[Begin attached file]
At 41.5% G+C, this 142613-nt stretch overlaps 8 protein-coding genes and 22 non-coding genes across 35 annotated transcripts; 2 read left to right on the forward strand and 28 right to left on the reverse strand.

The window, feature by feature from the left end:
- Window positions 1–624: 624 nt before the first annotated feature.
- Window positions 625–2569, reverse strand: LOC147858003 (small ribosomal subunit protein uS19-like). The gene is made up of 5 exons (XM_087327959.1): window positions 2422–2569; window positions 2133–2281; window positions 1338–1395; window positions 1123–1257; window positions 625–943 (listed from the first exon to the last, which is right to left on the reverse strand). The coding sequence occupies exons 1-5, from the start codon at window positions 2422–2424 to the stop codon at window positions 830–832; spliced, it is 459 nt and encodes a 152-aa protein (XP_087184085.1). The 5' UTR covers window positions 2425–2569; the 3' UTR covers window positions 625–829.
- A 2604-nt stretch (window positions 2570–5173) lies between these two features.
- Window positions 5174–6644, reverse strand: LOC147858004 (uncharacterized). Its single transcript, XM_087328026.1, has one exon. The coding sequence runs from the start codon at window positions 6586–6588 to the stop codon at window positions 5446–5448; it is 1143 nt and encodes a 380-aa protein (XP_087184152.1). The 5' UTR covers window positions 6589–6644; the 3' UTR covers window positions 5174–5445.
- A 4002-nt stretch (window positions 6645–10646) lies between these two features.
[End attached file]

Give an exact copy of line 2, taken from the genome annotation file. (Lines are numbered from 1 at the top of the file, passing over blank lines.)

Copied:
The window, feature by feature from the left end: